At 5:15 on this Saturday morning, that's what he's doing. Berenbaum stands assessing the dough for his vollkornbrot, a traditional whole-grain German rye bread, with Alex Ruch, his primary collaborator. Ruch, a slender, elfin guy with a touch of mischief about him, has more than baking in common with Berenbaum: He, too, came from the unlikely realm of postmodern philosophy. Ruch received his doctorate in literature from Duke. (Coincidentally, Ruch's undergraduate thesis is partially about Deleuze and Guattari.)
For the vollkornbrot, the two philosopher-bakers have used Ruch's starter, which he keeps and tends in his home refrigerator. Satisfied with the dough's texture and tang, they roll it out, shape it into loaves and move it to the proofing box, then turn their attention to chocolate babka assembly.
Central to "A Crystalline Castle" is the slippery Deleuzian concept of "immanence." Berenbaum correlates immanence to Borges' "Garden of Forking Paths," in which the infinite outcomes of a given event occur simultaneously in a time continuum. "Immanence is the moment when there is no outside to the moment ... the wormhole, the rabbit hole," Berenbaum expands on one of his three blogs. "The feeling of happiness, or even jouissance, can be achieved via the pursuit of immanence."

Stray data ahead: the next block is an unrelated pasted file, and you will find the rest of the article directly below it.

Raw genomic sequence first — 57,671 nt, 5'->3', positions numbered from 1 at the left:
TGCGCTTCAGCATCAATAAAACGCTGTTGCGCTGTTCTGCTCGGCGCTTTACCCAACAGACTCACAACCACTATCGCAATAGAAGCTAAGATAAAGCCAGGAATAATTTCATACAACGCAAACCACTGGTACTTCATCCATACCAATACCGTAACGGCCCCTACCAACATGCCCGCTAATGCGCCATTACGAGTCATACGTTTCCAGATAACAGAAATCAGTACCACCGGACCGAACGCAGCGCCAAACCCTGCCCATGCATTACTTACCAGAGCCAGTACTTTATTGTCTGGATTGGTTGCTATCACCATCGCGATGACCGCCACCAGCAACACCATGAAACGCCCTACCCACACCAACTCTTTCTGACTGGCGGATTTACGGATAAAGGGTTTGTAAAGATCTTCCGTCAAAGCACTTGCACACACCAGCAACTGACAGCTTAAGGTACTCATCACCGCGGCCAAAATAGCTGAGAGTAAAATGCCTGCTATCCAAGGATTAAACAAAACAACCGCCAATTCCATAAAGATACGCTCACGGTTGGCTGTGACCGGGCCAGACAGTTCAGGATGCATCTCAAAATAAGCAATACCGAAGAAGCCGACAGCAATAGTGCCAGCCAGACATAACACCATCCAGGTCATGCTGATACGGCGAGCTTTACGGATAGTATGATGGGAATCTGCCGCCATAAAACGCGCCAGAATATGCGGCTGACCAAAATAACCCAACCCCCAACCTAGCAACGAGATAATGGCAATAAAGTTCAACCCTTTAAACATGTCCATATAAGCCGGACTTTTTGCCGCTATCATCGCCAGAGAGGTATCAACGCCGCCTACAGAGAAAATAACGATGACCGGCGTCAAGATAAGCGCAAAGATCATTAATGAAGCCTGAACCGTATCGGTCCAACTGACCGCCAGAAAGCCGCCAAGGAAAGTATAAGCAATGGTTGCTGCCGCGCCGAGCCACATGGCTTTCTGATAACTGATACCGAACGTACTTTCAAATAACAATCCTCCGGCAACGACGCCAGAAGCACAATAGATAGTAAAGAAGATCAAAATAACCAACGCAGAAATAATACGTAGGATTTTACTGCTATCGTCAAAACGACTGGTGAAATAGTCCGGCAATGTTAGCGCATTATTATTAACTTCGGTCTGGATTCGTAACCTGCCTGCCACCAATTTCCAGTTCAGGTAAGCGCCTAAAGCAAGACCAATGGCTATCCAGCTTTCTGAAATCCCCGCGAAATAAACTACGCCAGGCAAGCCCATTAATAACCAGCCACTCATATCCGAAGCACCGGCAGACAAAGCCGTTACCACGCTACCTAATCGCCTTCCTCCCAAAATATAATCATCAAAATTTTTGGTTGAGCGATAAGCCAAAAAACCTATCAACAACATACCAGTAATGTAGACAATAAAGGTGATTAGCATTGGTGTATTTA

A 1-pound chunk of dough is rolled out, layered with chocolate paste, rolled up and tucked into shape, then set gently in its rectangular pan on a rectangular rack. The bakers fall silent as they work, in trance-like meditation. An hour vanishes, and then there are dozens of them: a stacked multiplicity, a delighting infinity of babkas. Immanence. Manna.
Up and out of the rabbit hole of Ninth Street Bakery, it's 7 a.m. A few early risers tread the downtown Durham sidewalks. Cars creak by on the streets. The world that was in darkness has grown light. The day, like bread, is rising.